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Wellbeing of Women on Emotional Health

Wellbeing of Women on Emotional Health

Wellbeing of Women on Emotional Health

by Adriana Tatcheva, Marketing Manager


In light of Mental Health Awareness Week during October, we would like to share important insights from our charity partners, Wellbeing of Women, who have spoken to Perinatal psychiatrist, Dr Roch Cantwell, about the importance of mental health before and after pregnancy. 

Up to 1 in 5 women experience mental health problems during pregnancy or post-partum, with depression and anxiety being the most common. 


What is Perinatal psychiatry?

Perinatal psychiatry is treating mental illness in women who are pregnant, or who have had babies in the past year.

For a number of women, this can be a riskier time for developing mental illness– and, for some women who’ve already had mental health problems, having a baby and being pregnant can sometimes be an extra challenge. That is why services dedicated to helping women, their infants and families exist.


Why is it important that we talk about maternal mental health?

Some women are afraid to come forward, they feel like they should cope on their own or that people are going to judge them as a mother if they ask for help.

Recognising that you need a bit of help is a really normal and healthy thing. It’s important to de-stigmatise mental health and to say “actually, lots of people have this problem – it’s okay for me to say I have it too”.


Why is maternal mental health particularly important right now?

Becoming a new mother or father is one of the most exciting, but also potentially challenging, times of your lives. We really want to have family around but during the pandemic, we’re that bit more distanced from each other.

Even if you can’t have somebody physically in the room with you, stay in touch with people and don’t allow yourself to get isolated.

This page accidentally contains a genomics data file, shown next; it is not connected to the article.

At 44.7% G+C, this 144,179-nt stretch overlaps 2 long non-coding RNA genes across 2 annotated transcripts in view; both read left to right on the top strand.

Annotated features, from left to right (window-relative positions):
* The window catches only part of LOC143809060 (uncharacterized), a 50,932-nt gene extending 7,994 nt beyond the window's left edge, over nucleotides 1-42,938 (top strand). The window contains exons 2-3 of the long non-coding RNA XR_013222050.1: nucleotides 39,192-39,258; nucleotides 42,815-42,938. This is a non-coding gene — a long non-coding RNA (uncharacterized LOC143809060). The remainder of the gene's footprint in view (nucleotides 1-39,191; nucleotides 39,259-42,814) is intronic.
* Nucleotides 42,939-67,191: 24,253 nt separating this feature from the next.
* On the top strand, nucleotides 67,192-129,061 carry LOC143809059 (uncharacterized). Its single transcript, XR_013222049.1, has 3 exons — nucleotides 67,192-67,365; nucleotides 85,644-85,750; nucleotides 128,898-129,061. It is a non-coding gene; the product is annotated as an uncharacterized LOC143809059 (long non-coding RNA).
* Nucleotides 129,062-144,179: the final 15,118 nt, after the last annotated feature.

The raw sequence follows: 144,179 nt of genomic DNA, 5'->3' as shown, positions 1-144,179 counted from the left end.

Draw on support from family and professionals and ask for help.


Wellbeing of Women Project: Preparing women for induced labour

For a variety of reasons, healthcare professionals are offering induction of labour to a greater number of women and, at the moment, 30-40% of labours are induced.

Induction can, however, affect a woman’s birth preferences, which can have a negative impact on the mother’s mental health if she doesn’t feel prepared.

This is why Wellbeing of Women Research Midwife, Sam Nightingale, is developing a video to help women prepare for induction of labour.

By improving women’s understanding of induced labour and addressing their needs, this study aims to improve the experience for women and their families as well as their mental health afterwards. Find out more about Sam’s project here


WoW events

Fertility: 'Conceivable' with author Jheni Osman and Dr Ed Coats - Wednesday 7 October – 1-2pm 

Prepare for your fertility journey with this expert dive into the technical and emotional aspects of IVF. Journalist and presenter, Jheni Osman and obstetrician, gynaecologist and fertility specialist, Dr Ed Coats, will discuss IVF in detail and answer your questions during a live Q&A. 

Full details and to sign up to the webinar here.


Quite. Claudia Winkleman in conversation with her mother Eve Pollard OBE -Wednesday 14 October – 1-2pm

Join the nation’s favourite TV presenter and journalist Claudia Winkleman to celebrate the launch of her debut book 'Quite'. Claudia will talk to her mother, Wellbeing of Women Vice Chair, Eve Pollard OBE, about her thoughts on friendship, the power of art, the highs and lows of parenting and the secret of creating her trademark smoky eye.

Full details and to sign up to the webinar here.


Thank you to Laura Neale and Alice Sholl from the charity for their help in collating this article and to Adriana Tatcheva for the write up.

 September 06, 2020